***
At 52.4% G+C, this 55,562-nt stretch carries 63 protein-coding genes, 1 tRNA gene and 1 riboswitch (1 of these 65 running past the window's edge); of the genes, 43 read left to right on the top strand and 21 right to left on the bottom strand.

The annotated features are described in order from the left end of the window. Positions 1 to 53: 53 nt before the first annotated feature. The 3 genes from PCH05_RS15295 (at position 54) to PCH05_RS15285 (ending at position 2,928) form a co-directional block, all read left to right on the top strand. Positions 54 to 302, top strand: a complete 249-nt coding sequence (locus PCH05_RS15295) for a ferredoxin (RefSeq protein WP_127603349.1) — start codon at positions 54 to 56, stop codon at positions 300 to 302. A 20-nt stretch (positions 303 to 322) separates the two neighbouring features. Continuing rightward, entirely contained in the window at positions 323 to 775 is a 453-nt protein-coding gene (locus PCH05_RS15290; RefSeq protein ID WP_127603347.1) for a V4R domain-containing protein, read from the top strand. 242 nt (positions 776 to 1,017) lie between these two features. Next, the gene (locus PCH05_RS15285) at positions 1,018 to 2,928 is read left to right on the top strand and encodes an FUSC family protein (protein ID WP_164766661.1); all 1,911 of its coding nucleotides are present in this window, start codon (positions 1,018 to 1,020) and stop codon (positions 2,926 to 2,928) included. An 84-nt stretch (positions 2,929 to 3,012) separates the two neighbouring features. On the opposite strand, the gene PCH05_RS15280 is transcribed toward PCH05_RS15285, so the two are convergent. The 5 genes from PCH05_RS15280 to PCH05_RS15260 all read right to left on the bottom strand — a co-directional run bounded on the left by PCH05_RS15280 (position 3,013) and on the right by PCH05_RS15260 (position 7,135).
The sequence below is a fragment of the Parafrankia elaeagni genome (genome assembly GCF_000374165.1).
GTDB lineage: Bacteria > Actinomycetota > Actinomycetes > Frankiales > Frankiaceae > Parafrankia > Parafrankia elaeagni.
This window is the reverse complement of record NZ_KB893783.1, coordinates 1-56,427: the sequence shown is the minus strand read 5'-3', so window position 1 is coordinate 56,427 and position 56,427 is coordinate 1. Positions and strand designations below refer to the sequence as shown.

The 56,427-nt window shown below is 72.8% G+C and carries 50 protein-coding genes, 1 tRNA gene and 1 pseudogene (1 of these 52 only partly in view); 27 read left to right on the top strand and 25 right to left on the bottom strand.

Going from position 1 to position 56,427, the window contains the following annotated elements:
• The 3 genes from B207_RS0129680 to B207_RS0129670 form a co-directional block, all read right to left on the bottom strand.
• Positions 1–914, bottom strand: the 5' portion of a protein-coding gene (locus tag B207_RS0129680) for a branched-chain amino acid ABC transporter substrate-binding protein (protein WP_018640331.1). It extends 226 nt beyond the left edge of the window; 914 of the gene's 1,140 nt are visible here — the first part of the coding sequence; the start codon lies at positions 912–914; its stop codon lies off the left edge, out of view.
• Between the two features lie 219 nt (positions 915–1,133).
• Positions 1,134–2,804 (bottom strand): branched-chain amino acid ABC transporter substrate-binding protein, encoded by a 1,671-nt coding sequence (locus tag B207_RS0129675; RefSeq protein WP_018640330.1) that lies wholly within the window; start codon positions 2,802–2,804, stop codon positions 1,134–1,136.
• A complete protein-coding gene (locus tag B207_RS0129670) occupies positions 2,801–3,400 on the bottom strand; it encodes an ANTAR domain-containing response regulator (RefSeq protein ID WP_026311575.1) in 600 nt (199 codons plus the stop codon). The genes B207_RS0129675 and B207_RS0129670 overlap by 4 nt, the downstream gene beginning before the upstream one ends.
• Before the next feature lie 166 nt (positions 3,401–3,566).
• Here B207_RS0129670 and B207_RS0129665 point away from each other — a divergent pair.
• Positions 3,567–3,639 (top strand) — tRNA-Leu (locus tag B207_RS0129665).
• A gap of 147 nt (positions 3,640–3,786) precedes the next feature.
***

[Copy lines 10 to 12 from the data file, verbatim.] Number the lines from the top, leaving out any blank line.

• Between the two features lie 219 nt (positions 915–1,133).
• Positions 1,134–2,804 (bottom strand): branched-chain amino acid ABC transporter substrate-binding protein, encoded by a 1,671-nt coding sequence (locus tag B207_RS0129675; RefSeq protein WP_018640330.1) that lies wholly within the window; start codon positions 2,802–2,804, stop codon positions 1,134–1,136.
• A complete protein-coding gene (locus tag B207_RS0129670) occupies positions 2,801–3,400 on the bottom strand; it encodes an ANTAR domain-containing response regulator (RefSeq protein ID WP_026311575.1) in 600 nt (199 codons plus the stop codon). The genes B207_RS0129675 and B207_RS0129670 overlap by 4 nt, the downstream gene beginning before the upstream one ends.